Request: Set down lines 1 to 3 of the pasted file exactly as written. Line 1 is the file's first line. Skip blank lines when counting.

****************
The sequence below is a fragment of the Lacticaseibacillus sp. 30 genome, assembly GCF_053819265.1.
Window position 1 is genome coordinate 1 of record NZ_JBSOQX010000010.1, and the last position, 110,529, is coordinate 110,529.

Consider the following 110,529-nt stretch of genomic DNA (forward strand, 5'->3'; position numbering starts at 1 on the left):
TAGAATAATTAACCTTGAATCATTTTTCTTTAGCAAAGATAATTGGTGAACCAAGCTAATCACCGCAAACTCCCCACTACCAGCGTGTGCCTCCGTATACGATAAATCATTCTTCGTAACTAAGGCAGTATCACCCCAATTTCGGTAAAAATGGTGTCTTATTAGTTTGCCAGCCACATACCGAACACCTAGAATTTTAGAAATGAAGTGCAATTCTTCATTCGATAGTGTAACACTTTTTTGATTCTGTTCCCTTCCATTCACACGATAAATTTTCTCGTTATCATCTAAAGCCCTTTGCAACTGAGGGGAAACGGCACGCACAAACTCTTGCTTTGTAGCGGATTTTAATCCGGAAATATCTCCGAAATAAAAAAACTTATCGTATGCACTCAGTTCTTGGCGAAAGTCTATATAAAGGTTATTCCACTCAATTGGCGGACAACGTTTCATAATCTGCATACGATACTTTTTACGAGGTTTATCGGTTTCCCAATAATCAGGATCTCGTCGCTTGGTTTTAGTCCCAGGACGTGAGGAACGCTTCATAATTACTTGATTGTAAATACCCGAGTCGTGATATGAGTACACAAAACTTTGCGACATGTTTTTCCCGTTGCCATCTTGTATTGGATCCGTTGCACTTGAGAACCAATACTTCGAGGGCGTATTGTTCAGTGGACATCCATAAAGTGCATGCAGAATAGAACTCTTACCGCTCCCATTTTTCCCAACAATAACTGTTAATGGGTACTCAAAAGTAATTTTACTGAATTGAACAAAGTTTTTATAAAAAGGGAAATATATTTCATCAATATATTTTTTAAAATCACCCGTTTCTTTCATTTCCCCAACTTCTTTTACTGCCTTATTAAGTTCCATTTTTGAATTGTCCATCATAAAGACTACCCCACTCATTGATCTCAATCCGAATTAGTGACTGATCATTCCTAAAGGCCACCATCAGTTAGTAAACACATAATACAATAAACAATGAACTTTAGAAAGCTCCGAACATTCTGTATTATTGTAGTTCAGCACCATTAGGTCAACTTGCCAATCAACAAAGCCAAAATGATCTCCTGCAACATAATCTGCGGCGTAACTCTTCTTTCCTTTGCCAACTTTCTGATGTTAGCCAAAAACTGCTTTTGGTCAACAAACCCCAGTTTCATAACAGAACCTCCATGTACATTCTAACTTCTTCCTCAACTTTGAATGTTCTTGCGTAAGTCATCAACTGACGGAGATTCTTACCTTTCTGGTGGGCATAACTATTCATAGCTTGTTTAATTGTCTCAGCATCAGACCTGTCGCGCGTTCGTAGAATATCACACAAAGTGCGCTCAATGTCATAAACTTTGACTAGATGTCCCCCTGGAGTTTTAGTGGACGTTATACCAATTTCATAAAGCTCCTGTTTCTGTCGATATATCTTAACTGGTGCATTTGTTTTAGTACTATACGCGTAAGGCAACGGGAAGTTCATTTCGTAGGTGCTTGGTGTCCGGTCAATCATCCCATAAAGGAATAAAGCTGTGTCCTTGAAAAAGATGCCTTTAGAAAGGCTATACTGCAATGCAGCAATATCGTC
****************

The sequence below is a fragment of the Lacticaseibacillus sp. 30 genome, assembly GCF_053819265.1.
Window position 1 is genome coordinate 1 of record NZ_JBSOQX010000010.1, and the last position, 110,529, is coordinate 110,529.

Consider the following 110,529-nt stretch of genomic DNA (forward strand, 5'->3'; position numbering starts at 1 on the left):